By Alan H 4369 Date 2015-04-06 17:51
Hello, I just bought an old sand rail and I need to rebuild the drum brakes. My problem is that I don't know what year VW Beetle the brakes are from. How do I identify the brakes so that I can order parts?
By Jeffrey P 655 Date 2015-04-06 18:01
I believe the width of the shoes (in mm) will help. And maybe the diameter of the wheel cylinder as well.
By Jeremy N 3622 Date 2015-04-07 00:28
what about if it has a 5 on 205mm bolt pattern or the 4 bolt pattern
By Alan H 4369 Date 2015-04-07 12:49
I do have 5 on 205mm bolt pattern
By Paul G Date 2015-04-07 17:10
We are going to need some pictures to do this right. It is possible to make any year VW Bug brakes run 5x205 drums ('66-'67 front drums and VW Thing rear drums fit on Beetles up to 1977.)
If you have pre-1958 brakes you have more than one bolt holding the wheel cylinder to the backing plate. These cost quite a bit to work on so updating would be advised over rebuilding (plus the old parts have some value to restorers.)
The main VW brake systems in use are, 1958-1964, 1965-1967, and 1968-1977. The first 2 are 5x205, the late version is 4x130 bolt pattern. The only parts exclusive in the 1965-1967 system are the rear backing plates, rear wheel cylinders, rear shoes, and 1966-1967 front drums (ball joint spindle size but still 5x205 bolt pattern) so they are not a problem to work on despite being 3 year only.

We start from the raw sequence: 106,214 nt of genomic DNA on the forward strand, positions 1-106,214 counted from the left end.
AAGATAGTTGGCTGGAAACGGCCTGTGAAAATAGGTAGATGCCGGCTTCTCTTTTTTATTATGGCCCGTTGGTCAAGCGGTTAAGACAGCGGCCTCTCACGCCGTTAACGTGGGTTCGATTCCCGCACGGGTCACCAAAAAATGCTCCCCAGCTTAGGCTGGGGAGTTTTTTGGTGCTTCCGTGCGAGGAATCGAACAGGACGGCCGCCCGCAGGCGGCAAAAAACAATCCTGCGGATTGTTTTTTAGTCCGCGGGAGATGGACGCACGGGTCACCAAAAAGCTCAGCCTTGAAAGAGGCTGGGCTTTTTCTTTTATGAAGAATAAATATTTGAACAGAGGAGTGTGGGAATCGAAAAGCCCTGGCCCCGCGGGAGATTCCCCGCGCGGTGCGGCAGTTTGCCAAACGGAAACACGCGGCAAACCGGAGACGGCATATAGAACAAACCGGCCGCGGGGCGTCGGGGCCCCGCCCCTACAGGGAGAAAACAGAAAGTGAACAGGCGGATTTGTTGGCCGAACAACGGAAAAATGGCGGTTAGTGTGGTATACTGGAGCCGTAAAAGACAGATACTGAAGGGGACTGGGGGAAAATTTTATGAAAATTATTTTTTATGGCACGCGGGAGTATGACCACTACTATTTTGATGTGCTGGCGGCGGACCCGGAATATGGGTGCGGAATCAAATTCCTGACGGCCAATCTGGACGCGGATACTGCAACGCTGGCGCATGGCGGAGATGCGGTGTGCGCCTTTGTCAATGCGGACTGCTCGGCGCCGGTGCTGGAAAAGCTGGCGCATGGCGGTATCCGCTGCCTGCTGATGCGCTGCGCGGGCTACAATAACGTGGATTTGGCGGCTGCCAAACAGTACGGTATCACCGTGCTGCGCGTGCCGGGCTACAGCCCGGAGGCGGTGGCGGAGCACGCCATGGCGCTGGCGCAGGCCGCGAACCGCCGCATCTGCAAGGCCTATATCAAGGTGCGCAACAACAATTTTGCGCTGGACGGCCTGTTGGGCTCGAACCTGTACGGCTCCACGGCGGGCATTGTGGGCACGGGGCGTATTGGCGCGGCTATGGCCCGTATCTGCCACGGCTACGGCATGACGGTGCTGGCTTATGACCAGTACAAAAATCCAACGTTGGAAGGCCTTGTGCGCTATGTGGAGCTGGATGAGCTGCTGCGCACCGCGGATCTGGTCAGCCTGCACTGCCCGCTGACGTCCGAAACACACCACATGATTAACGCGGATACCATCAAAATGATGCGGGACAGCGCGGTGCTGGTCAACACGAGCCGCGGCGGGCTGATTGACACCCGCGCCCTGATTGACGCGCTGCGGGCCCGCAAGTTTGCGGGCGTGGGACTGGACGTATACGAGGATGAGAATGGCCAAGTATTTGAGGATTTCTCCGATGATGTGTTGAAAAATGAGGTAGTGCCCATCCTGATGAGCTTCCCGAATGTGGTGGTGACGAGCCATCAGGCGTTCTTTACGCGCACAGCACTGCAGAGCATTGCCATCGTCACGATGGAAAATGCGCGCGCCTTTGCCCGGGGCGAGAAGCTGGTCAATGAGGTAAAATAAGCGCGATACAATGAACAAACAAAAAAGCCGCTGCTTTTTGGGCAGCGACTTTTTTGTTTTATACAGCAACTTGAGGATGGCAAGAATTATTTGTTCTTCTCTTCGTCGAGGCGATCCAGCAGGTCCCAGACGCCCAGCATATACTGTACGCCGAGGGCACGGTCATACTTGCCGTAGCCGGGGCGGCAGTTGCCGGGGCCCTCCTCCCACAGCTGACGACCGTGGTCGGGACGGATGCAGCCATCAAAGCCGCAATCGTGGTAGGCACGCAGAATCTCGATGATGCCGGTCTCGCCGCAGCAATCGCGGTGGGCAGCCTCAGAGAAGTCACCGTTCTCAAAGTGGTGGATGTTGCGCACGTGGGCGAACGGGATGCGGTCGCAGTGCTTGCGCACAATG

With a clear picture of the backing plates you can tell if they are 1958-1964 or later (number of pad resting spots is 2 on the older and 6 on the newer.) If they are later the width of the rear shoes will tell you if they are 1965-1967 or newer (rear brakes where 30mm wide on the older cars and 40mm wide on the newer.) Pictures of the adjusters and wheel cylinders are also useful reference points to verify someone isn't mixing up parts from different systems (narrow slots go with 2 resting pads, wide slots go with 6.)
By Alan H 4369 Date 2015-04-08 20:34
WOW! Thanks, that helps a lot! If it ever stops raining here i will tear apart one corner and see what's in there.
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